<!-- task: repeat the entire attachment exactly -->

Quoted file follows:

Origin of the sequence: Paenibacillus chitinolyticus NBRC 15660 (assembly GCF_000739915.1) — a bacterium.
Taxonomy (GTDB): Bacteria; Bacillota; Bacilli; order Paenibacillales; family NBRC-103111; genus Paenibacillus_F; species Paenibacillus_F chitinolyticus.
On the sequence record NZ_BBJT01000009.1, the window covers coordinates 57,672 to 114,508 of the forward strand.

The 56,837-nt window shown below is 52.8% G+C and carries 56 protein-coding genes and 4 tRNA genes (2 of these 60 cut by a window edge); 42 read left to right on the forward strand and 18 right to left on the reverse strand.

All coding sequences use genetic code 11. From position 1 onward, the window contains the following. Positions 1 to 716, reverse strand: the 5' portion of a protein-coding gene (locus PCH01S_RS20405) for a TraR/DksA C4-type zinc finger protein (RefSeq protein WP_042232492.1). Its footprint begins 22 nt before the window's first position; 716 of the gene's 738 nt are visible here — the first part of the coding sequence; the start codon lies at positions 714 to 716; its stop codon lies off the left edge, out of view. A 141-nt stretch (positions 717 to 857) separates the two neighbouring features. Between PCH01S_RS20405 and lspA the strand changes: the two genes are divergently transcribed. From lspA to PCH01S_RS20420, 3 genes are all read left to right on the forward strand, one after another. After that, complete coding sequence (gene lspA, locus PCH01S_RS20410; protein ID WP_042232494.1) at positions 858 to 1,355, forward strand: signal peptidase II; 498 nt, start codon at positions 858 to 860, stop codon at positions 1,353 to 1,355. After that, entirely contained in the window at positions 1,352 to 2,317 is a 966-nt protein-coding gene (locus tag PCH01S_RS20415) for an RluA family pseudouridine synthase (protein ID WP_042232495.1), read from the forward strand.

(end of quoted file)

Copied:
Origin of the sequence: Paenibacillus chitinolyticus NBRC 15660 (assembly GCF_000739915.1) — a bacterium.
Taxonomy (GTDB): Bacteria; Bacillota; Bacilli; order Paenibacillales; family NBRC-103111; genus Paenibacillus_F; species Paenibacillus_F chitinolyticus.
On the sequence record NZ_BBJT01000009.1, the window covers coordinates 57,672 to 114,508 of the forward strand.

The 56,837-nt window shown below is 52.8% G+C and carries 56 protein-coding genes and 4 tRNA genes (2 of these 60 cut by a window edge); 42 read left to right on the forward strand and 18 right to left on the reverse strand.

All coding sequences use genetic code 11. From position 1 onward, the window contains the following. Positions 1 to 716, reverse strand: the 5' portion of a protein-coding gene (locus PCH01S_RS20405) for a TraR/DksA C4-type zinc finger protein (RefSeq protein WP_042232492.1). Its footprint begins 22 nt before the window's first position; 716 of the gene's 738 nt are visible here — the first part of the coding sequence; the start codon lies at positions 714 to 716; its stop codon lies off the left edge, out of view. A 141-nt stretch (positions 717 to 857) separates the two neighbouring features. Between PCH01S_RS20405 and lspA the strand changes: the two genes are divergently transcribed. From lspA to PCH01S_RS20420, 3 genes are all read left to right on the forward strand, one after another. After that, complete coding sequence (gene lspA, locus PCH01S_RS20410; protein ID WP_042232494.1) at positions 858 to 1,355, forward strand: signal peptidase II; 498 nt, start codon at positions 858 to 860, stop codon at positions 1,353 to 1,355. After that, entirely contained in the window at positions 1,352 to 2,317 is a 966-nt protein-coding gene (locus tag PCH01S_RS20415) for an RluA family pseudouridine synthase (protein ID WP_042232495.1), read from the forward strand.